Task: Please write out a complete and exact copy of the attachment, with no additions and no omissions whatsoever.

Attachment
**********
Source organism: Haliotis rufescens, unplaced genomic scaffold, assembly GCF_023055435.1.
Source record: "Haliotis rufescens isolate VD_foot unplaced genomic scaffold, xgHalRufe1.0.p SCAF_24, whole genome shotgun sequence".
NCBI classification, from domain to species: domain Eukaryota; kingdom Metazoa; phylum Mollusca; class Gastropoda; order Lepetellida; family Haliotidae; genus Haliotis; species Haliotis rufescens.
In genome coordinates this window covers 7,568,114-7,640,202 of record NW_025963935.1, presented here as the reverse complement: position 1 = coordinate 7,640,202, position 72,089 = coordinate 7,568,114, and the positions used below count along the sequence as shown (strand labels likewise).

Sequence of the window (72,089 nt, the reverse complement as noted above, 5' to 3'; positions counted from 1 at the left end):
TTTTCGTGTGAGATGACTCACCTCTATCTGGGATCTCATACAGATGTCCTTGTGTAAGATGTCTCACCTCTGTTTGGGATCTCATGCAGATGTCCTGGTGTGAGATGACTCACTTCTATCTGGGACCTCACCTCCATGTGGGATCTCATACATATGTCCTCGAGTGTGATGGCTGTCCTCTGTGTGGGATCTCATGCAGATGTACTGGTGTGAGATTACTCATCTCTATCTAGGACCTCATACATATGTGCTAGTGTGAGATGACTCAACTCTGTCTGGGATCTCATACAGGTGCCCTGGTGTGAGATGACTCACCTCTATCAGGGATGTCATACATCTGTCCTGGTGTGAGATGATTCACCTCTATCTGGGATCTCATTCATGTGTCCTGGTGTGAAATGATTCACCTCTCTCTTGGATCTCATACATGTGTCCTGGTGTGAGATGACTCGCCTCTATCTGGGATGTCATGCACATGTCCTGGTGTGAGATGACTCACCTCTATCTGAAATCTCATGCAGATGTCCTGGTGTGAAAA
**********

Source organism: Haliotis rufescens, unplaced genomic scaffold, assembly GCF_023055435.1.
Source record: "Haliotis rufescens isolate VD_foot unplaced genomic scaffold, xgHalRufe1.0.p SCAF_24, whole genome shotgun sequence".
NCBI classification, from domain to species: domain Eukaryota; kingdom Metazoa; phylum Mollusca; class Gastropoda; order Lepetellida; family Haliotidae; genus Haliotis; species Haliotis rufescens.
In genome coordinates this window covers 7,568,114-7,640,202 of record NW_025963935.1, presented here as the reverse complement: position 1 = coordinate 7,640,202, position 72,089 = coordinate 7,568,114, and the positions used below count along the sequence as shown (strand labels likewise).

Sequence of the window (72,089 nt, the reverse complement as noted above, 5' to 3'; positions counted from 1 at the left end):
TTTTCGTGTGAGATGACTCACCTCTATCTGGGATCTCATACAGATGTCCTTGTGTAAGATGTCTCACCTCTGTTTGGGATCTCATGCAGATGTCCTGGTGTGAGATGACTCACTTCTATCTGGGACCTCACCTCCATGTGGGATCTCATACATATGTCCTCGAGTGTGATGGCTGTCCTCTGTGTGGGATCTCATGCAGATGTACTGGTGTGAGATTACTCATCTCTATCTAGGACCTCATACATATGTGCTAGTGTGAGATGACTCAACTCTGTCTGGGATCTCATACAGGTGCCCTGGTGTGAGATGACTCACCTCTATCAGGGATGTCATACATCTGTCCTGGTGTGAGATGATTCACCTCTATCTGGGATCTCATTCATGTGTCCTGGTGTGAAATGATTCACCTCTCTCTTGGATCTCATACATGTGTCCTGGTGTGAGATGACTCGCCTCTATCTGGGATGTCATGCACATGTCCTGGTGTGAGATGACTCACCTCTATCTGAAATCTCATGCAGATGTCCTGGTGTGAAAA